ENGL 119
Missed Encounters
Last Offered Spring 2019
Division I Difference, Power, and Equity
This course is not offered in the current catalog or this is a previous listing for a current course.

Class Details

Although we all entertain the dream of reaching directly across boundaries of personal and cultural difference, such exchanges remain inseparable from fantasies of otherness. Those fantasies can be as reductive as a stereotype, but they can also be enormously nuanced and self-revealing–as rich as literature itself. We will study the missed encounter–the encounter in which the element of presupposition and fantasy is vividly apparent–in cultural contexts from the first English accounts of the inhabitants of Virginia to race relations in contemporary African fiction; we will consider such encounters in other contexts as well, including sexual relations, the relations between young and old, even the relation between past and present. But in every case, we will keep our gaze trained on what such events tell us about the nature of fantasy and the place of fiction. The course will consider novels, drama, film, opera, and non-fiction, works such as: Coetzee, Waiting for the Barbarians; Harriot, “Report of the New Found Land of Virginia”; Conrad, Heart of Darkness; Stephen Crane, “The Blue Hotel”; Nadine Gordimer, The Pick Up; Herzog, “Aguirre”; Shakespeare, Merchant of Venice; Puccini, Madame Butterfly; Huang, M. Butterfly; Austen, Pride and Prejudice; Gyasi, Homegoing; and theoretical writing, including texts by the psychoanalytic critic, Jacques Lacan.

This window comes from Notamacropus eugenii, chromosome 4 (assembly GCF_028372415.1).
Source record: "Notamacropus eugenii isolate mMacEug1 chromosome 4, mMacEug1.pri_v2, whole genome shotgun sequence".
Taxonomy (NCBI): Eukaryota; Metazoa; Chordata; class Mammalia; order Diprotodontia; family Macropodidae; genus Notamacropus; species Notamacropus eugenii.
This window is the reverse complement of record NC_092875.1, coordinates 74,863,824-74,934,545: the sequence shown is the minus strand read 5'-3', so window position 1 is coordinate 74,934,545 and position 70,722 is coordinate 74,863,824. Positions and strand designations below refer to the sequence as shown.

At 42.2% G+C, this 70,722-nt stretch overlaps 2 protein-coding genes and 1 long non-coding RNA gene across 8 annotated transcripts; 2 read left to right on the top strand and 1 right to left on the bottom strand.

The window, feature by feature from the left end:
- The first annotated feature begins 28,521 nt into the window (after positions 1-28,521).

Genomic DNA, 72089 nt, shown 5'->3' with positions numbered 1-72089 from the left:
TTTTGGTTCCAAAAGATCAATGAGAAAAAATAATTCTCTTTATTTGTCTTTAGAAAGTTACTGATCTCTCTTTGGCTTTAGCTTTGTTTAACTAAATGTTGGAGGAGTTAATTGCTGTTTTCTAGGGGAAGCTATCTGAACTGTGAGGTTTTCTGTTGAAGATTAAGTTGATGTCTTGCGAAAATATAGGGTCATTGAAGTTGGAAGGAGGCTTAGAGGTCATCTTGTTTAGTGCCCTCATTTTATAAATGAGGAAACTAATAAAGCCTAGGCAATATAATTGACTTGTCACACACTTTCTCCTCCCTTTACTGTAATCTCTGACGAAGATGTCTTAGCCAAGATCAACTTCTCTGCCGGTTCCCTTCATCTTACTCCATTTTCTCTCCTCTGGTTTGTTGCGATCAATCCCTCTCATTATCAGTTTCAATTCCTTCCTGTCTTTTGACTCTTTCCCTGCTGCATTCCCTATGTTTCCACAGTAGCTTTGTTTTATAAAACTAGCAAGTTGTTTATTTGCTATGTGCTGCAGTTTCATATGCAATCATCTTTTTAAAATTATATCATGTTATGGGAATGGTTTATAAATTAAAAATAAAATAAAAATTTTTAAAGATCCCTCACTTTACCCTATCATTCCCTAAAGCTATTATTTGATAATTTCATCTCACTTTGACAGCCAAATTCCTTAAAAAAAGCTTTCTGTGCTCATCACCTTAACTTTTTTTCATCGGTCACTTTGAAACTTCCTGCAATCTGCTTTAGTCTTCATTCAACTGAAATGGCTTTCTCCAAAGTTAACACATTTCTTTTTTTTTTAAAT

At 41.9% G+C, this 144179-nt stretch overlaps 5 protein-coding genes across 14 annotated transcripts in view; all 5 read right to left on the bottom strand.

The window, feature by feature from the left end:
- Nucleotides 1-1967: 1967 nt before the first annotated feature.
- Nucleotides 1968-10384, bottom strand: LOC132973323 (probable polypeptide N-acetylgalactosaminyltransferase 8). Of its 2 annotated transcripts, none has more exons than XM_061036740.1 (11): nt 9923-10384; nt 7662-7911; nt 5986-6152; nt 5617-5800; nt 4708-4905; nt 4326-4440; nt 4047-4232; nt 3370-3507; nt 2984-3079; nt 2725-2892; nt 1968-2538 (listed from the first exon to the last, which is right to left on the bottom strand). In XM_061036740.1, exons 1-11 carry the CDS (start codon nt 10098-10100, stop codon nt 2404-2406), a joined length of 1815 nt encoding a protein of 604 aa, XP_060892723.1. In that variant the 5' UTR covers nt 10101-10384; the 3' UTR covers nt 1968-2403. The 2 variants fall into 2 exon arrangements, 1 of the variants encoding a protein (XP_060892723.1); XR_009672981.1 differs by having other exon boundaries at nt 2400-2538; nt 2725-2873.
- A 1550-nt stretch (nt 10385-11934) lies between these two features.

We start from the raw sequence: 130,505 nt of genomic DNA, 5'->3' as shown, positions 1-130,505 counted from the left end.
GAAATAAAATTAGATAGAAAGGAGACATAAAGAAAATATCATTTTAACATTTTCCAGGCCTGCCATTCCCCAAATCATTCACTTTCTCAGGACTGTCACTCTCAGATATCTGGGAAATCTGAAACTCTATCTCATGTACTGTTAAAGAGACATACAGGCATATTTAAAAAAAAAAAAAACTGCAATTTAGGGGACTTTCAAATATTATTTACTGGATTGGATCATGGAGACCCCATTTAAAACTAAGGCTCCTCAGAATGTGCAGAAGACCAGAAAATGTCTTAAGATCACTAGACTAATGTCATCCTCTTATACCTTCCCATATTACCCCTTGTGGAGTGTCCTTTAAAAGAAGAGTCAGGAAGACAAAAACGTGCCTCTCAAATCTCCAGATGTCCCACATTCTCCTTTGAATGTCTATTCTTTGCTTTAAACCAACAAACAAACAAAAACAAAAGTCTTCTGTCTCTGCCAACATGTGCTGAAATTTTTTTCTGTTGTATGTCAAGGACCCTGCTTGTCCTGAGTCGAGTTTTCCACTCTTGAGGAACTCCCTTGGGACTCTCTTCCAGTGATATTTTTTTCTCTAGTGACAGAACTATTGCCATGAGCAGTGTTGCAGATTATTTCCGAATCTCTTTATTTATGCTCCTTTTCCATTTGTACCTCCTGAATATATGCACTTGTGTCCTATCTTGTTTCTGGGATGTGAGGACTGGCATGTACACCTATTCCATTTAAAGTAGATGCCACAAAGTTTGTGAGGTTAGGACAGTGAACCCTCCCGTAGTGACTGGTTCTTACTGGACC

The Class: Format: seminar
Limit: 19
Expected: 19
Class#: 3616
Grading: no pass/fail option, yes fifth course option
Requirements/Evaluation: 20 pages of writing in the form of frequent short papers
Prerequisites: none
Enrollment Preferences: first- and second-year students who have not taken or placed out of an English 100-level class
Distributions: Division I Difference, Power, and Equity
DPE Notes: The course fulfills the spirit of the DPE requirement by engaging diverse cultural contexts in order to explore the ways in which political, racial, and sexual identities are staked on forcible assertions of difference which at once constitute power and erode it from within. Through discussion and critical writing, students will develop analytical tools and skills to interrogate these effects of social power.

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